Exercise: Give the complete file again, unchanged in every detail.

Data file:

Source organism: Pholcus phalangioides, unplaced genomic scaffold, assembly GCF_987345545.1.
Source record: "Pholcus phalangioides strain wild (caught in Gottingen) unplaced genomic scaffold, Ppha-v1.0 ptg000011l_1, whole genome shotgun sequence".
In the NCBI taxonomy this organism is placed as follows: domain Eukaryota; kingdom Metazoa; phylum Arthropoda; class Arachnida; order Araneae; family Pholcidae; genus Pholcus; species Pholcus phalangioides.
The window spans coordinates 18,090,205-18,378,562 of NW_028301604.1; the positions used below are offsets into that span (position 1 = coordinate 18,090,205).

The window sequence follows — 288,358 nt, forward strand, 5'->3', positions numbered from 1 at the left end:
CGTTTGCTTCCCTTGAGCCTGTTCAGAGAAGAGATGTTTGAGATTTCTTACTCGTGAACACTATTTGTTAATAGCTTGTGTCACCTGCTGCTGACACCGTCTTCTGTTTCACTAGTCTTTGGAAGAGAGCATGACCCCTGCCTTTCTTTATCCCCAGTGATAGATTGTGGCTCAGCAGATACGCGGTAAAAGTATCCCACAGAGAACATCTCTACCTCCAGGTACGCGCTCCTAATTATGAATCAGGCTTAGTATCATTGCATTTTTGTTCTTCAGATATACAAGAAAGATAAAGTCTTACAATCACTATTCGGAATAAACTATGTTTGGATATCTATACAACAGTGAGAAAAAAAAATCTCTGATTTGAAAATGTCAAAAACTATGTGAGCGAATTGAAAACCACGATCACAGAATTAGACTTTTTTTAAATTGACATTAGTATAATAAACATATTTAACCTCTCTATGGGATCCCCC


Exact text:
Source organism: Pholcus phalangioides, unplaced genomic scaffold, assembly GCF_987345545.1.
Source record: "Pholcus phalangioides strain wild (caught in Gottingen) unplaced genomic scaffold, Ppha-v1.0 ptg000011l_1, whole genome shotgun sequence".
In the NCBI taxonomy this organism is placed as follows: domain Eukaryota; kingdom Metazoa; phylum Arthropoda; class Arachnida; order Araneae; family Pholcidae; genus Pholcus; species Pholcus phalangioides.
The window spans coordinates 18,090,205-18,378,562 of NW_028301604.1; the positions used below are offsets into that span (position 1 = coordinate 18,090,205).

The window sequence follows — 288,358 nt, forward strand, 5'->3', positions numbered from 1 at the left end:
CGTTTGCTTCCCTTGAGCCTGTTCAGAGAAGAGATGTTTGAGATTTCTTACTCGTGAACACTATTTGTTAATAGCTTGTGTCACCTGCTGCTGACACCGTCTTCTGTTTCACTAGTCTTTGGAAGAGAGCATGACCCCTGCCTTTCTTTATCCCCAGTGATAGATTGTGGCTCAGCAGATACGCGGTAAAAGTATCCCACAGAGAACATCTCTACCTCCAGGTACGCGCTCCTAATTATGAATCAGGCTTAGTATCATTGCATTTTTGTTCTTCAGATATACAAGAAAGATAAAGTCTTACAATCACTATTCGGAATAAACTATGTTTGGATATCTATACAACAGTGAGAAAAAAAAATCTCTGATTTGAAAATGTCAAAAACTATGTGAGCGAATTGAAAACCACGATCACAGAATTAGACTTTTTTTAAATTGACATTAGTATAATAAACATATTTAACCTCTCTATGGGATCCCCC